People were a lot more forgiving when the web was a new thing.
Now, with the information overload that’s out there, if your content gets stale, out-of-date, super salesy, or irrelevant, you’ll lose customers—and you may never get them back.
Which is why so many of the top content marketers spend a lot of time and energy making sure their content stays fresh and useful long after they hit the publish button.
How are some of the top content producers doing it?
Two words: Editorial Board.
What is an Editorial Board?
Glad you asked. An Editorial Board is a solution to a pretty major set of content problems. As we say in our latest eBook:
“In many organizations, one of the biggest obstacles to a streamlined process is siloed departments developing their own mini-operations for content production. Each team—specifically social media, web, marketing operations or demand generation, sales, and customer success—is busy producing unique, but suboptimal, content instead of collaborating on mutually beneficial assets. Not only does this waste time and resources but brand messaging is inconsistent as prospects move down the funnel, resulting in a disjointed buyer experience.”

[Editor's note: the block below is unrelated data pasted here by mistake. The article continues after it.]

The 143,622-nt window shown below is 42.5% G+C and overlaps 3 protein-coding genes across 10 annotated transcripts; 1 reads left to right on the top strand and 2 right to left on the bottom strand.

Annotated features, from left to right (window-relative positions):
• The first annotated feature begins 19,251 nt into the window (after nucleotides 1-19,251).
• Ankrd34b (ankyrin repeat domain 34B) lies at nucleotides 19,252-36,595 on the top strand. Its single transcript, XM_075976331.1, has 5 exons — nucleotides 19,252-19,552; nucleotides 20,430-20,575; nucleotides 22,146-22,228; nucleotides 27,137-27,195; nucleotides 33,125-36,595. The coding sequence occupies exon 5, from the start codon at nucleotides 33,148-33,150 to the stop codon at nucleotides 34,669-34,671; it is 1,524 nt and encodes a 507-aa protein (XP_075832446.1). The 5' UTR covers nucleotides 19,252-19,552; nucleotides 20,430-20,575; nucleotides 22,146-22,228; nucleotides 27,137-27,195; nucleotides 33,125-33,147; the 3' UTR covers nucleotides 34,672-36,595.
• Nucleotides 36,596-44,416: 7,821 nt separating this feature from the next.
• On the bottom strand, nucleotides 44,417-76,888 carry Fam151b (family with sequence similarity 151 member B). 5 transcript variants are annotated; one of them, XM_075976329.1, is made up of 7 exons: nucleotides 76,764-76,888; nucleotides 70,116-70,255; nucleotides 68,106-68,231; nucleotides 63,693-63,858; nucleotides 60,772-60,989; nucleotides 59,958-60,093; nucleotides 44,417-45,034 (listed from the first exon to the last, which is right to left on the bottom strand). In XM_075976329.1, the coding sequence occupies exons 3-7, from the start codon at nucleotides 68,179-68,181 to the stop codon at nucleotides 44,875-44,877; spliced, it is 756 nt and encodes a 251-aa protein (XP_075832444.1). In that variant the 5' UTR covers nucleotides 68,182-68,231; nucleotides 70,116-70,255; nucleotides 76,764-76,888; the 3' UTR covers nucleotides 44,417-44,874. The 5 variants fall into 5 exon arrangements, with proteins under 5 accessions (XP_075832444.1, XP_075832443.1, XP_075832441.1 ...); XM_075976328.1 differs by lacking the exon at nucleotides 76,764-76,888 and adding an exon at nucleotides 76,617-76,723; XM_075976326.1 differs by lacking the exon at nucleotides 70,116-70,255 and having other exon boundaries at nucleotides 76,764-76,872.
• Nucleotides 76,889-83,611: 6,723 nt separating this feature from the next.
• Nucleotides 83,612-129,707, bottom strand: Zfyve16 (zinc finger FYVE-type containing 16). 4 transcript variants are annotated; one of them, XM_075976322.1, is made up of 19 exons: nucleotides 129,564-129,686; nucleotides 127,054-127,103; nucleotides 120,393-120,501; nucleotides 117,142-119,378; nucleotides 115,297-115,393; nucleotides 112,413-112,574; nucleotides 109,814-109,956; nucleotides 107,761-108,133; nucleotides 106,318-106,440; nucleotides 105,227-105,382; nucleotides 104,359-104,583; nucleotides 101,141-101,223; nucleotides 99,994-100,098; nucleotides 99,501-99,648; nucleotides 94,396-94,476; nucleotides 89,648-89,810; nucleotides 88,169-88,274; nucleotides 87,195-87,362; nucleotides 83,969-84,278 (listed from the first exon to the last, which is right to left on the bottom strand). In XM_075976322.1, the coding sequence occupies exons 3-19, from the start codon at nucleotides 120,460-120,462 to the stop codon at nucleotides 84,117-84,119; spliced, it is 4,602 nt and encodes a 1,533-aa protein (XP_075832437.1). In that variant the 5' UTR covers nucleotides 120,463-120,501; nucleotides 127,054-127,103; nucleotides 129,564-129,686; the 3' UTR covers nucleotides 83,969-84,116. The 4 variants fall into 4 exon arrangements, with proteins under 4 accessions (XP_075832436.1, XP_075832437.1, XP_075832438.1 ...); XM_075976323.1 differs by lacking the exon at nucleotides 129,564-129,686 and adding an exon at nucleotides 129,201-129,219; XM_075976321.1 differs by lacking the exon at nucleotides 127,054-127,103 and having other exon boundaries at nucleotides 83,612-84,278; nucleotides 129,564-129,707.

If you’re anything like me, you’ve seen that silo problem a lot. (And you’ve been itching to knock down the silos and bring the teams together.)
This is where that Editorial Board comes in:
An Editorial Board should be made up of key players from every part of the business that touches content. Getting these stakeholders together on a regular basis will help break down the silos, open up communication, and create beautiful consistency throughout your user experience.
Plus, by putting together a board of people that represents every team’s interests, you can speed up process, get key decisions made quickly, make sure every team has a say, and keep your content marketing efforts on track to meet real business goals and user needs.